What we know
Recent meta-analyses suggest the use of technology-based interventions as a treatment option for obesity in adulthood. However, what’s the case when it comes to children and adolescents?
Investigators’ research hypothesis
In the context of the NUTRISHIELD project, a scientific team from the Nutrition and Dietetics Department of the Harokopio Univesrity of Athens in Greece implemented a meta-analysis with the aim to examine the effect of technology-based interventions on overweight/obesity treatment in children and adolescents. After a systematic literature and an extensive data extraction, investigators selected in total 9 manuscripts from 8 clinical trials of 582 children/adolescents where technology-based vs. conventional interventions were applied to overweight/obese children or adolescents to manage their weight. Body mass index (BMI), BMI z-score and other BMI-related baseline metrics, during and post- intervention were considered as primary outcomes.
Here are some highlights for the selected studies:
- In 7 to 8 studies the technology-based intervention was applied on the top of conventional care.
- Six studies were conducted in USA, 1 study in Australia and 1 study in northwestern Europe.
- Five studies included adolescents while the rest addressed 9-12 year-old children.
- Intervention duration ranged from 3 to 24 months.
- Five to 8 studies reported significant difference between groups in BMI metrics change.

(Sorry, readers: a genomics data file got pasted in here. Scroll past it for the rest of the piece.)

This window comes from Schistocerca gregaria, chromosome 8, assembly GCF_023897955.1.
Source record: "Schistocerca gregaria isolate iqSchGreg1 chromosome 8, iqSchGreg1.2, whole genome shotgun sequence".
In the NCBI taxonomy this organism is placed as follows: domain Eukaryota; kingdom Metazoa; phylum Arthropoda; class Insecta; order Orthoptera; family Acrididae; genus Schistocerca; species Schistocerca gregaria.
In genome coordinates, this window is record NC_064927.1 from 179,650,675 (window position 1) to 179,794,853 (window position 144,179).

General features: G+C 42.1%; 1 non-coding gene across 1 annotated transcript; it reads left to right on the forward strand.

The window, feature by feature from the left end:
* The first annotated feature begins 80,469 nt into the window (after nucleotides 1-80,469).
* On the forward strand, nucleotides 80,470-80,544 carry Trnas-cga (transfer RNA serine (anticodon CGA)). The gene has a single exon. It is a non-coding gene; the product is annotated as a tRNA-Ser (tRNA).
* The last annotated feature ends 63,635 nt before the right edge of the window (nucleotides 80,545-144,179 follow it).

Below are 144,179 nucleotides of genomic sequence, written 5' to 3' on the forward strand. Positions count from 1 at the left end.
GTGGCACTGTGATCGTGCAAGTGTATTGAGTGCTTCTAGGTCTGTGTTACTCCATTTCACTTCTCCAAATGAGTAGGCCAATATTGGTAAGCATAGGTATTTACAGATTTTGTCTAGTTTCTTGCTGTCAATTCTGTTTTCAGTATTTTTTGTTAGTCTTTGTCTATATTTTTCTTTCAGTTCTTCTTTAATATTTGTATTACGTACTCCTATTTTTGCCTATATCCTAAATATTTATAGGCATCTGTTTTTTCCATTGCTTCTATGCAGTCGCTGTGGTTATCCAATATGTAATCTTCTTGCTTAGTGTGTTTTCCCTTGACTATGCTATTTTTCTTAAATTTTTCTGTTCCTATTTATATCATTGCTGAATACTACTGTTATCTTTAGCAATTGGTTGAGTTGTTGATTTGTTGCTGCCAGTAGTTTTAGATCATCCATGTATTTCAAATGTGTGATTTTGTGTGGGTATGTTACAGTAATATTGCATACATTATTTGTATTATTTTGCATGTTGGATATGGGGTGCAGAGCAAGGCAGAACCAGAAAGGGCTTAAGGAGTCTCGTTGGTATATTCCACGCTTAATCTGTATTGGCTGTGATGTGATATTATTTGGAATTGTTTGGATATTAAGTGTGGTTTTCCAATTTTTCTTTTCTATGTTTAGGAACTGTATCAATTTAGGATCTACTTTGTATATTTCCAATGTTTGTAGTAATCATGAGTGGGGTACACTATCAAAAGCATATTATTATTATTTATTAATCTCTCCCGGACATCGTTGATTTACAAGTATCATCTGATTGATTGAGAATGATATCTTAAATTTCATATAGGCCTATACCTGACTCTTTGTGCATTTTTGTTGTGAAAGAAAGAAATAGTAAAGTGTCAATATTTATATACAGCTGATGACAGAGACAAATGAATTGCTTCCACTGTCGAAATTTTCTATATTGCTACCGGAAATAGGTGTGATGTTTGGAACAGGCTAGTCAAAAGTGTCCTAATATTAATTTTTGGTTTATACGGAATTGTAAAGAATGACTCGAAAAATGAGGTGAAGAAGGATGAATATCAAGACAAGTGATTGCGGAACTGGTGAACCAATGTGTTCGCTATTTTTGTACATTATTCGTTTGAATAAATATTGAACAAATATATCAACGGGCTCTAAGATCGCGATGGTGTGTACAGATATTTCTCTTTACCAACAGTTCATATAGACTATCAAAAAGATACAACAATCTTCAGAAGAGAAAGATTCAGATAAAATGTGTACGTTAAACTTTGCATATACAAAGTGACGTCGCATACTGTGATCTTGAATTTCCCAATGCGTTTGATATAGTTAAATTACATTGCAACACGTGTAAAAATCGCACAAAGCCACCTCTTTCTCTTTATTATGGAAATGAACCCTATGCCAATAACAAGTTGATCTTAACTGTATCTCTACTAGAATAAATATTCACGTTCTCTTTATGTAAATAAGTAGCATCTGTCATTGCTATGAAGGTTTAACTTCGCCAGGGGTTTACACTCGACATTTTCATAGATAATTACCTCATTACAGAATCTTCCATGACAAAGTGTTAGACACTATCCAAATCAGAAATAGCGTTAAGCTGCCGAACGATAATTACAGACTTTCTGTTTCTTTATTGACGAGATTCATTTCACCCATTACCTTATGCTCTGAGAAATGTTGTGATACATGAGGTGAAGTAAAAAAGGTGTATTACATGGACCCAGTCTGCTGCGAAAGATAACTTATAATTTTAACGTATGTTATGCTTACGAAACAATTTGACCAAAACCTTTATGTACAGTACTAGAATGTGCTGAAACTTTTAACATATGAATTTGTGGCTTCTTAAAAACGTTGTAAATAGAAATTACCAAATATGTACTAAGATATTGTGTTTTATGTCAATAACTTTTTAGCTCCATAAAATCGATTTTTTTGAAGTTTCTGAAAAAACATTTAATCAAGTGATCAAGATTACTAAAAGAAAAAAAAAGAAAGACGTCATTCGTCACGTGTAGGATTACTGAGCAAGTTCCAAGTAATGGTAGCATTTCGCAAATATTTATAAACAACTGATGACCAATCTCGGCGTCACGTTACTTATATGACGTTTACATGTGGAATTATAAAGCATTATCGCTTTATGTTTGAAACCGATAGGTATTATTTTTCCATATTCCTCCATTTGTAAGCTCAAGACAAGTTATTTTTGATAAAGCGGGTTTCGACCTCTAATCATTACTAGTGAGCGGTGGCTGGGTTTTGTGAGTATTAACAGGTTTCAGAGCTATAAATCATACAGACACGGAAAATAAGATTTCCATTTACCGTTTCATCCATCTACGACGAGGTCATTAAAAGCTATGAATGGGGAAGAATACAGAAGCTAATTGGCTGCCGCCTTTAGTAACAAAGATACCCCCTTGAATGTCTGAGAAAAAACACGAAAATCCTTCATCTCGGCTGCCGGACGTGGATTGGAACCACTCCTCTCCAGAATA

What investigators found
Overall an intervention which combines conventional care with technological facilities could be an effective method in weight management of overweight/obese children and adolescents and probably more effective than the conventional care alone. These observations were more evident in case of interventions of at least 6 months duration. The selected studies included eHealth and mHealth technologies, such as interactive web platforms, mobile apps, gaming, short message services with or without sensors and accompanied or not by other contact forms such as telemedicine, emails and informative websites. The focus of these technologies was more or less related either exclusively or in combination with improvement of dietary habits, enhancement of physical activity or increasing users’ self-monitoring potential. The type of technological means used in each intervention in terms of mobile-based or web-based did not seem to alter the final outcome. Interestingly, the parental involvement was related to greater outcomes of the intervention, mainly in children; however, it was not possible to isolate the separate contribution of parents to the final outcome.
To conclude …
Studies describe functional and acceptable technology-based approaches, on the top of conventional treatments, to enhance weight loss in young populations. However, the large heterogeneity in study designs, settings, intervention components, and outcomes probably eliminate the strength of this conclusion. Finally, this field is advancing so quickly that the technology used is often no longer state-of-the art; interventions that employ the full range of novel technologies, such as ubiquitous sensing and real-time feedback are currently being developed and pilot tested. Thereby, similar meta-analytic approaches should be repeated on regular basis.
More details will be published soon in the Journal of Medical Internet Research (https://www.jmir.org/).